Hong Kong: Top Chinese leader underlines 'one country, two systems' principle

Hong Kong authorities take unprecedented security precautions ahead of Zhang's visit.

The third highest ranking official in China's ruling hierarchy started a crucial visit to Hong Kong on Tuesday underscoring the 'one country, two systems' principle but at the same time offering to 'listen' to the people.

Zhang Dejiang, the chairman of the National People's Congress Standing Committee, said in early comments at the airport that he will "listen to all sectors of society" about the future of the relationship between Hong Kong and the mainland.

Zhang is the highest-ranking Chinese official to visit Hong Kong after the violent pro-democracy protests in 2014 that exposed the deep divisions within the Hong Kong society over China's control.

Hong Kong authorities took unprecedented security precautions ahead of Zhang's visit in the backdrop of the resurfacing of anti-China protests in the city in February this year.

Pavement bricks were being glued down to prevent a flare-up in violence during protest marches and police took hold of a mountain where anti-Beijing movement leaders put up a giant banner two years ago, Reuters reported, citing local media.

However, the protesters erected a banner demanding "true universal suffrage" on another mountain even as Zhang touched down in the city.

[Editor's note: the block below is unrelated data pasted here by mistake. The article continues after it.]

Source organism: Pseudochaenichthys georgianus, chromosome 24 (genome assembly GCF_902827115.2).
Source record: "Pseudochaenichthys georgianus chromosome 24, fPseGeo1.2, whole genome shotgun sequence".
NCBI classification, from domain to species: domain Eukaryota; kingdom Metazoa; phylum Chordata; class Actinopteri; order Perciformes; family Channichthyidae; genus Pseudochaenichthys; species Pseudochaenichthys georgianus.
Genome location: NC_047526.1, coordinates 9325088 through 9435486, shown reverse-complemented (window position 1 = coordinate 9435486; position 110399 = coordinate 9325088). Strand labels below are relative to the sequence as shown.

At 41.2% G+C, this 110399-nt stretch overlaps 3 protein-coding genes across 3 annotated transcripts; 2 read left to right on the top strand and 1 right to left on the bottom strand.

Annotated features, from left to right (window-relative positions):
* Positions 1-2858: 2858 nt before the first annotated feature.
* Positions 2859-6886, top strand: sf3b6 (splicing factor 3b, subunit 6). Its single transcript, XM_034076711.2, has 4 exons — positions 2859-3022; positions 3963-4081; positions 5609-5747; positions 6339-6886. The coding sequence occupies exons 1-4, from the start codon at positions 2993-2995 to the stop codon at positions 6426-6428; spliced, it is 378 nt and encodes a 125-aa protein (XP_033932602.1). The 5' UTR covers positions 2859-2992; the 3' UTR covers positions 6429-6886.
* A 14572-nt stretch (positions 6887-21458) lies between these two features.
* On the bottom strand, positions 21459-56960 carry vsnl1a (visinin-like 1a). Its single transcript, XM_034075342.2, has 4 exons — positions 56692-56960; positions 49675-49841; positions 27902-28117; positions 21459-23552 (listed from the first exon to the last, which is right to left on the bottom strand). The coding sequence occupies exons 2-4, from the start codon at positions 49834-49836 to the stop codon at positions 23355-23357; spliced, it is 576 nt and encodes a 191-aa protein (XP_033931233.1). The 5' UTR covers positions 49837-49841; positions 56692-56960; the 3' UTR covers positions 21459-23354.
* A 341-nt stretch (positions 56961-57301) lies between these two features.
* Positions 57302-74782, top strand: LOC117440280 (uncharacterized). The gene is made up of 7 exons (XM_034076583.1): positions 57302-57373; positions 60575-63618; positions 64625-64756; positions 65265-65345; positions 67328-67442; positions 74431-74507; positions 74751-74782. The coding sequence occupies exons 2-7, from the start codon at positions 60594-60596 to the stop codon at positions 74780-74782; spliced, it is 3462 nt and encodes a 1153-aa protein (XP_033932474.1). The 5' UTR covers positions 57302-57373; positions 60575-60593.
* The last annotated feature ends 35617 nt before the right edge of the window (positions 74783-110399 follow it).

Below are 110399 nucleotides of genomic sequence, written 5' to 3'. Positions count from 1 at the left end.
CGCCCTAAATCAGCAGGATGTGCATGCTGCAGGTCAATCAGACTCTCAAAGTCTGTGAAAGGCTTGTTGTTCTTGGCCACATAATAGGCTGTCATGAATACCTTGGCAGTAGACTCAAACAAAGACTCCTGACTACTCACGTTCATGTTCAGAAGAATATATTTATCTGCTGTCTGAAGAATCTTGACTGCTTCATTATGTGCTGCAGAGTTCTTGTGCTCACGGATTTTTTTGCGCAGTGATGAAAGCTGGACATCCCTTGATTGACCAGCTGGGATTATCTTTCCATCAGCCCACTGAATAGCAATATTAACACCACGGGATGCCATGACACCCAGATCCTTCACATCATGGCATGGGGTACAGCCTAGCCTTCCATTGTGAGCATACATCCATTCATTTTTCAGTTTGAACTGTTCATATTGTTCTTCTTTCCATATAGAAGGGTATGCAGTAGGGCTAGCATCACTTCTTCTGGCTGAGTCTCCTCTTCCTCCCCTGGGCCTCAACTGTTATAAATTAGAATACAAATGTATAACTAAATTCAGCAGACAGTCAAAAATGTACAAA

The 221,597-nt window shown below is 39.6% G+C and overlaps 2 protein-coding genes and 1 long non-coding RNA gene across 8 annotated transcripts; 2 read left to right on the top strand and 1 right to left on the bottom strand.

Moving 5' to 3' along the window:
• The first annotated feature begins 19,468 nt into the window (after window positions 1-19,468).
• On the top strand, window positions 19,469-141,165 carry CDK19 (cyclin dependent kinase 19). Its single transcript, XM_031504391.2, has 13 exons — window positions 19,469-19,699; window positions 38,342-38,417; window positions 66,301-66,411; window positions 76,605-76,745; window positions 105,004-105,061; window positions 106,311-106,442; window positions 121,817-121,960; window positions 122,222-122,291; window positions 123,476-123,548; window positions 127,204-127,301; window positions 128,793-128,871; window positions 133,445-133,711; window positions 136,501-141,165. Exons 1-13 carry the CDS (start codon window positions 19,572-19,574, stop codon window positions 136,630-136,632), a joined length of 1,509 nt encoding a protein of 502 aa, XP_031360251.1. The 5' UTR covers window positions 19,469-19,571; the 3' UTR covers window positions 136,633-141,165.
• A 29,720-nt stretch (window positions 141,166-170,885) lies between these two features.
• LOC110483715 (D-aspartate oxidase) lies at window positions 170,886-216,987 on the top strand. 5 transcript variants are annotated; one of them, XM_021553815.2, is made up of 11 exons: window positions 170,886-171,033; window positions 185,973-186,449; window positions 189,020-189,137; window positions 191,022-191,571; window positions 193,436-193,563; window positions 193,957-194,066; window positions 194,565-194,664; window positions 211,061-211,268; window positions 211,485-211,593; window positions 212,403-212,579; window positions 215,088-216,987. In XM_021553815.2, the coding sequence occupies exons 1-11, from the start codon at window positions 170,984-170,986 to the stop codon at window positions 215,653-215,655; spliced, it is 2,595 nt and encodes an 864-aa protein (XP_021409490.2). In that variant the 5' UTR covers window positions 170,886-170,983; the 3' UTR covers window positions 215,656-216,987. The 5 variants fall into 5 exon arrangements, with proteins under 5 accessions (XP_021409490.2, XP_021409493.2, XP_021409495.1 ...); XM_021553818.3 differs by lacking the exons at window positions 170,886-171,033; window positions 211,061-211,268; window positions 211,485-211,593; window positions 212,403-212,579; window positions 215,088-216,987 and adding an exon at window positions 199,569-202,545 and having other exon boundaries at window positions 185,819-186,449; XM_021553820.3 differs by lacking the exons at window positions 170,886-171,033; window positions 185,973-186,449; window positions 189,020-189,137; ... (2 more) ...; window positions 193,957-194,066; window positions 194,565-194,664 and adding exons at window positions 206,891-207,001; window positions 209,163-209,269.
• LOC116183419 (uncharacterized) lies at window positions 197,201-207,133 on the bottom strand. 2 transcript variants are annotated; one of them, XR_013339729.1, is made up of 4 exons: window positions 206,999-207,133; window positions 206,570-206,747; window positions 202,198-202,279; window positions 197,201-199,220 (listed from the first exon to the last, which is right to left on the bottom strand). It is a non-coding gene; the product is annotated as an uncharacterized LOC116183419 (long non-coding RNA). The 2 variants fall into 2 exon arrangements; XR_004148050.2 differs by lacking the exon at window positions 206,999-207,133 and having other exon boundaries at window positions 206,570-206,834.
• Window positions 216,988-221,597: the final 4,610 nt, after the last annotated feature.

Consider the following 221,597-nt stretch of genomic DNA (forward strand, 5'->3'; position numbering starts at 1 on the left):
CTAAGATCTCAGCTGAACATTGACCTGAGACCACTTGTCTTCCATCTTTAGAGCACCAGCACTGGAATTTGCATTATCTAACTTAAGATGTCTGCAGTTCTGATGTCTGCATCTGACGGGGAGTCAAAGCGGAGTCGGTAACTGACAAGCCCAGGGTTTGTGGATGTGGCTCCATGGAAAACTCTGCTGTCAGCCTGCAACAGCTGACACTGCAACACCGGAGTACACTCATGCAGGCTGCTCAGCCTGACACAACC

"(We) are facing a very great threat from China: Our culture, our language, our people...we are dying!" Chan Ho-tin, the head of the newly-formed National party, told Reuters.

"Do (Hong Kong people) want to be a Chinese city or do they want to be an independent country? There are only two choices," Chan added. His party is expected to participate in the legislative elections in September.

However, Zhang started his visit with saying he is in the city to explore the society's suggestions on its future.

"(I will listen to) all sectors of society's suggestions and demands on how ... the country and Hong Kong should develop," Zhang told reporters at the airport, Reuters reported.

When the British handed back Hong Kong to the Chinese in 1997 Beijing had promised to hold direct elections under universal suffrage in the city by 2017.

However, in 2014, China said it will continue to have a system under which the chief executive is elected from a list of two or three candidates finalized by a pro-Beijing nominating committee.

This triggered the democracy campaign in which thousands of protesters 'occupied' the streets for weeks on end.

"We have not forgotten about genuine universal suffrage," Raphael Wong Ho-ming, Vice-chairman of the pro-democracy League of Social Democrats, said, according to the Hong Kong Free Press.

"... We need to tell the Chinese Communist Party and ourselves again and again, that we want genuine universal suffrage," Wong added.